South Africa Is No Longer Africa’s Second-Largest Economy
South Africa was once the largest economy in Africa. In 2014, Nigeria pushed the nation to second place. Now a report written by KPMG found that based on this year’s IMF GDP growth predictions, South Africa is no longer the second largest economy in Africa. Egypt has overtaken the country’s spot and South Africa is now ranked third. Nigeria remains the largest economy in the continent.
Over the last three years, South Africa’s economy has declined by about 7% annually in terms of US dollar value. South Africa’s currency – the rand – depreciated significantly during this time. In 2012, it was valued at an average of R8.20/$. By 2015, its value fell by more than 50% to R12.74/$. This was a critical hit for the country. According to the KPMG report:
“Were it not for the rand’s slump‚ South Africa would not have surrendered its second place during 2015.”
At the same time, the Egyptian economy’s US dollar value was increasing. While the Egyptian Pound also experienced depreciation over the last three years, it was at a much slower rate than the rand.
Christie Viljoen, the KPMG senior economist who wrote the report, noted that South Africa is still the most developed economy in Africa and has a more diversified economic base than Egypt.
“…its fall from first and now second place among the continent’s giants is of great concern, especially as this development is largely attributed to weakness in the rand that, in turn, has largely been as a result of domestic issues,” Viljoen said.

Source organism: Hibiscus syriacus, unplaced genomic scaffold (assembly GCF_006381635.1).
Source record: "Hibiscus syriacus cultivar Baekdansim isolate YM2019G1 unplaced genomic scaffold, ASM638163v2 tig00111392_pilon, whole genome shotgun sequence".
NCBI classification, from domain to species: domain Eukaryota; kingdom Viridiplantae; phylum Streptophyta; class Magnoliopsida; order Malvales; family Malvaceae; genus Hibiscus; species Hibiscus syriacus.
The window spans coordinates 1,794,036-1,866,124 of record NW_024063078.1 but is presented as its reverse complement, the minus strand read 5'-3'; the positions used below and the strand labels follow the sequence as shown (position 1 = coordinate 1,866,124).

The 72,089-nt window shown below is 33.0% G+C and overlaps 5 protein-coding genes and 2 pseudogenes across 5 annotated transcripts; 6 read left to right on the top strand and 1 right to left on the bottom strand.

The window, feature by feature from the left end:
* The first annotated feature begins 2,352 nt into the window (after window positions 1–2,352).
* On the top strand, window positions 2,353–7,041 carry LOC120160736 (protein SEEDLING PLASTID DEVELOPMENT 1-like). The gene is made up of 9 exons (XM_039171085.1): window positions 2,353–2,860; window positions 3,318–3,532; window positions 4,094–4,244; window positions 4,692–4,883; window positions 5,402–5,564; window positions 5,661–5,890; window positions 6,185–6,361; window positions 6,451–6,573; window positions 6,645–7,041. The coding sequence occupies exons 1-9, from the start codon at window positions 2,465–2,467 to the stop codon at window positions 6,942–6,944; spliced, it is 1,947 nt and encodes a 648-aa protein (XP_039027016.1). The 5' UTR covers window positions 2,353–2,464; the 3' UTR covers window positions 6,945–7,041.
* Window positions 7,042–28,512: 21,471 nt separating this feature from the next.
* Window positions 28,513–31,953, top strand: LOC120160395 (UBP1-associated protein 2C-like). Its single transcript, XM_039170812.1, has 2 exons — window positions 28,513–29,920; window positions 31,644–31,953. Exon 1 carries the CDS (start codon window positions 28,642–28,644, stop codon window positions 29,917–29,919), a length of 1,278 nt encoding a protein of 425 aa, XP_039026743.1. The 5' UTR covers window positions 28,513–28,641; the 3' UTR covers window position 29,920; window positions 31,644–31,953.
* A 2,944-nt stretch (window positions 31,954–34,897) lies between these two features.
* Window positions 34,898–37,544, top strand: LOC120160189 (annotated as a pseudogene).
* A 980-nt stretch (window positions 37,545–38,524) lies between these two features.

Domestic issues could refer to problems in President Zuma’s leadership. The president unexpectedly fired finance minister Nhlanhla Nene in December 2015. This move cost the country’s Public Investment Corporation more than R100 billion ($6.6 billion) and the country’s stock exchange approximately R171 billion ($66.5 billion). David Maynier, the DA shadow minister of finance, said:
“[This] serves as proof that President Jacob Zuma was dead wrong when he claimed the effect of his disastrous decisions was ‘exaggerated’ in South Africa.”
A psychological blow
KPMG claims that the trajectory of the Egyptian Pound is uncertain, therefore, it is difficult to predict how Egypt’s GDP in US dollar terms is going to perform in the future. However, Business Monitor International’s exchange rate assumptions suggest that South Africa will be “unable to retake the continent’s second-place position anytime soon.” KPMG’s chief economist Lullu Krugel believes that closing the gap between Nigeria and South Africa would be “really tough” and would require global economy and domestic policies to lean in South Africa’s favor.
“Psychologically, I do think this is a blow,” she said. “We’ve always thought of ourselves as the powerhouse of Africa, and then we’re number two and now we’re pushed to number three.”